Instead, Boldon seeks to make their running style and strides more efficient, eliminating any wasted movements, especially to the side and with the arms. He gets them early in the morning and, hopefully, by day's end he is seeing a more fluent, skillful sprint through improvement in technique, attention to detail and, Davis says, ``lots of hard work.''
``We have the tool set and Ato is giving us the technique to use it,'' Davis says.
What (Boldon) teaches us is different, obviously,'' adds Igwenagu, considered a rising talent on draft boards after solid showings in two all-star games.I am used to running the way that's natural for football, and football is not a linear game. Running the 40 is all about linear running, no side-to-side running, no cuts. It's a different focus and it was tough at first.
``I am 23 and he is breaking habits I learned when I began to play. He really is teaching a different way to run.''
The 40 hardly is the only way players' mobility is tested at the combine or the other workouts watched by scouts, coaches, general managers, and even some team owners. The prospects do three-cone drills and shuttle runs designed to display their agility, too.
The lanky Corp, who began his career at Southern California before getting injured, losing the starting job to Matt Barclay, then transferring, figures his 40 speed won't be a deciding factor in who drafts him and how high. For quarterbacks, so much more goes into the evaluations: arm strength, toughness, leadership.
Still, he knows it would be foolish to dismiss movement among the criteria in the evaluations.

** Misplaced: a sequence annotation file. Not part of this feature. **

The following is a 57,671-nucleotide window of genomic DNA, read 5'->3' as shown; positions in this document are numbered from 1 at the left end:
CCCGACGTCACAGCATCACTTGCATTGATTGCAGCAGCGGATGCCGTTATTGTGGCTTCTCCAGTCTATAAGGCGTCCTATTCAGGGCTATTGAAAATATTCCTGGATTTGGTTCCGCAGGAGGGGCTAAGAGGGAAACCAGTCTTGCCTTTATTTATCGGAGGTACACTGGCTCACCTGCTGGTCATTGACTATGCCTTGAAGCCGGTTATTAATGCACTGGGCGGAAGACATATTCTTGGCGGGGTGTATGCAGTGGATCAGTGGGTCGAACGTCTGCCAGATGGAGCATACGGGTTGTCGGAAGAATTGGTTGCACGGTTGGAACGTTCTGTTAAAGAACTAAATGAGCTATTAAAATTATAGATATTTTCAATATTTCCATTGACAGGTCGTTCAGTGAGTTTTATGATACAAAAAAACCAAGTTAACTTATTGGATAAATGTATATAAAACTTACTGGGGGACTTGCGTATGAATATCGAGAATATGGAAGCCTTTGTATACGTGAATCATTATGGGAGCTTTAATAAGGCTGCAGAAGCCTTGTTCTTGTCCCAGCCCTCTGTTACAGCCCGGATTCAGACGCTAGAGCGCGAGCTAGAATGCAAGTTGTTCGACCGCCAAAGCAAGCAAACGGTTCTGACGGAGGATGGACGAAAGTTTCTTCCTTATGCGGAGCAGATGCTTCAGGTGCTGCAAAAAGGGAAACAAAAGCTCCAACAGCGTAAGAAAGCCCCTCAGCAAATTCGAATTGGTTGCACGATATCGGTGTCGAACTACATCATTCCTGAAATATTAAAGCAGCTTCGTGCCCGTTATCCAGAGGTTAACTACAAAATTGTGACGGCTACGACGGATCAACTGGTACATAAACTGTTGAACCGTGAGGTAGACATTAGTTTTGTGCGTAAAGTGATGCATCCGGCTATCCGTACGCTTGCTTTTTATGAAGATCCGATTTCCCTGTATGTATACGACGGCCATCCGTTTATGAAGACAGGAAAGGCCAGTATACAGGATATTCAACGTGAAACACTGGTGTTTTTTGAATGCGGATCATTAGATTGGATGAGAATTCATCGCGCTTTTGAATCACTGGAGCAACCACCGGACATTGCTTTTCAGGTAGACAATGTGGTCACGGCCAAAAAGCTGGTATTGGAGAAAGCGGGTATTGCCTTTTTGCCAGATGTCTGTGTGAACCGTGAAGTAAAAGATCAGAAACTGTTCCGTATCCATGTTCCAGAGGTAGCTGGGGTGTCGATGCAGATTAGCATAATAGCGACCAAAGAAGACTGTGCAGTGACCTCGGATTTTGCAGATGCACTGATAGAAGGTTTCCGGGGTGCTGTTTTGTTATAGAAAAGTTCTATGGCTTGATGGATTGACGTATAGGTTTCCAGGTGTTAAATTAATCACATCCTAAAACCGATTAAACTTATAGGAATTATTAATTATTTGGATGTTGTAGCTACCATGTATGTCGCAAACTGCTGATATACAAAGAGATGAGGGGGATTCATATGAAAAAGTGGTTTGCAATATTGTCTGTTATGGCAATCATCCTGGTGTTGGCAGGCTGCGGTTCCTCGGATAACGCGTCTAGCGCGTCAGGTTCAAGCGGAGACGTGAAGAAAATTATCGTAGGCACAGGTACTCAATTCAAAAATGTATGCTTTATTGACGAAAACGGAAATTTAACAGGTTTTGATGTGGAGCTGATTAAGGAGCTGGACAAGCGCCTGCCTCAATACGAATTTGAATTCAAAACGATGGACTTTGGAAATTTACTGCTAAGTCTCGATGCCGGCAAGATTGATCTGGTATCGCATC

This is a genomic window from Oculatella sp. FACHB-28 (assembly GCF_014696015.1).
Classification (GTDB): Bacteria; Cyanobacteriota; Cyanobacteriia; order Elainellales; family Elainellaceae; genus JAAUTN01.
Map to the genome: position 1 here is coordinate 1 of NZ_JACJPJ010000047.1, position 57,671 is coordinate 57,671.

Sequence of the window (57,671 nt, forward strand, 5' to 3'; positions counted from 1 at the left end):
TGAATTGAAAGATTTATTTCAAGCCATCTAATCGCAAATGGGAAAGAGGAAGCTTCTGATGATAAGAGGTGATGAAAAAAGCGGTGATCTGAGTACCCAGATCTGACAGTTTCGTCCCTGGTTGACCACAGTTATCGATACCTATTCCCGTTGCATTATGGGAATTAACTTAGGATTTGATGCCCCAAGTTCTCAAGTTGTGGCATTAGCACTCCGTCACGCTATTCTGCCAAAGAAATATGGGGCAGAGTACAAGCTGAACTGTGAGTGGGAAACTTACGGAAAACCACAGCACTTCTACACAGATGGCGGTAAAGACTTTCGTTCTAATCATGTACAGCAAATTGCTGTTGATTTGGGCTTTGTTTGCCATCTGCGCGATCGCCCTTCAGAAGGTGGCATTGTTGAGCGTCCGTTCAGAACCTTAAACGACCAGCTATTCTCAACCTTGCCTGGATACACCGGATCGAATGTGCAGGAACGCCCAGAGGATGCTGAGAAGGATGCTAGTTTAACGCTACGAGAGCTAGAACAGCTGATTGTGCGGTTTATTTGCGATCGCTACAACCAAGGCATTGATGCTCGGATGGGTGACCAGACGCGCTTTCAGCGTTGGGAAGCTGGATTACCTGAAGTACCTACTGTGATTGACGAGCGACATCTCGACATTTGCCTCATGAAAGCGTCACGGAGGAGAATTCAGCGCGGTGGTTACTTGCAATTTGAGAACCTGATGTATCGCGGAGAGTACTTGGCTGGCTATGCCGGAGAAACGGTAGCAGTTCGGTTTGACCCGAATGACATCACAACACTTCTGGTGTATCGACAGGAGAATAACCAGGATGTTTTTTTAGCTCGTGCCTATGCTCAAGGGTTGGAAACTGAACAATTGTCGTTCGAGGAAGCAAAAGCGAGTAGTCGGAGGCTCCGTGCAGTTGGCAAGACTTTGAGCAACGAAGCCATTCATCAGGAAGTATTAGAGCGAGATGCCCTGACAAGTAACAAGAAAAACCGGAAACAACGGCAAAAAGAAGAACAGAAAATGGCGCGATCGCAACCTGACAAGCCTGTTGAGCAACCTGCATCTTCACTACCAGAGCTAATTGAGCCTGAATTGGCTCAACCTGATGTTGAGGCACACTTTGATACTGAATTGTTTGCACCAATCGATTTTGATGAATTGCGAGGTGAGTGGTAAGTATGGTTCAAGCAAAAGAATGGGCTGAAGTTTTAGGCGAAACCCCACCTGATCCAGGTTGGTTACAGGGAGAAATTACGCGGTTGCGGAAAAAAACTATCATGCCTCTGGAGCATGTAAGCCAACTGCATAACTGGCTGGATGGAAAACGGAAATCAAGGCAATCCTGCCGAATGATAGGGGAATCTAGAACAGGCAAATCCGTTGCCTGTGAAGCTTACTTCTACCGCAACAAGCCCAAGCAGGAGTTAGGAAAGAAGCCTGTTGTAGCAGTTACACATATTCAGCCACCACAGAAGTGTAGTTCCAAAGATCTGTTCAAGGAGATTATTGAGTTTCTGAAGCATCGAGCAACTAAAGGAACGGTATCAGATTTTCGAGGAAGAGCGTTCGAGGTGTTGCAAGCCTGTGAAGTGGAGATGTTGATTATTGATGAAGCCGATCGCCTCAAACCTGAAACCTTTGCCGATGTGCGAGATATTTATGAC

``I want to prove I can run, but I'm not going to run a 4.4 and I am not going to do a 38-inch vertical. I want to show I am a good enough athlete to play at that level,'' Corp says.
Martin recalls how Joe Flacco, with a similar resume to Corp's - transfer from a BCS school to the Colonial Athletic Association, then an outstanding career at that level - did the three-cone drill at the combine in 6.82 seconds. Get this: Michael Vick did it in 6.85.
You might not think of guys like Joe or Aaron as an athlete, and then you see what they can do with the proper training,'' Martin says.It's all in their hip flexibility, the biomechanical techniques. It's the opposite way than how most athletes train, and once they master it, the improvement is right there in the numbers.''
Martin says the faster prospects can take .2 seconds off their 40 times, and the linemen chop as much as .4 seconds.
The 40 numbers Boldon loves to see flash up at the combine and workouts are 4.4 seconds or faster for skill positions. Even more satisfying to him is when the big guys post lifetime bests.
I like to call me the Ferrari mechanic. They are already Ferraris but you can tune them,'' Boldon says of the receivers and defensive backs and running backs who can blaze through a 40 once he has finished with them.I take more pride in my bigger guys running fast because, yeah, the cornerbacks and receivers come here fast, so we can take them from 190 to 195 mph. To take a Ford Explorer from 90 to 120 mph is much more gratifying.
``If I correct your technique and you put in the work, you are able to do anything as a sprinter.''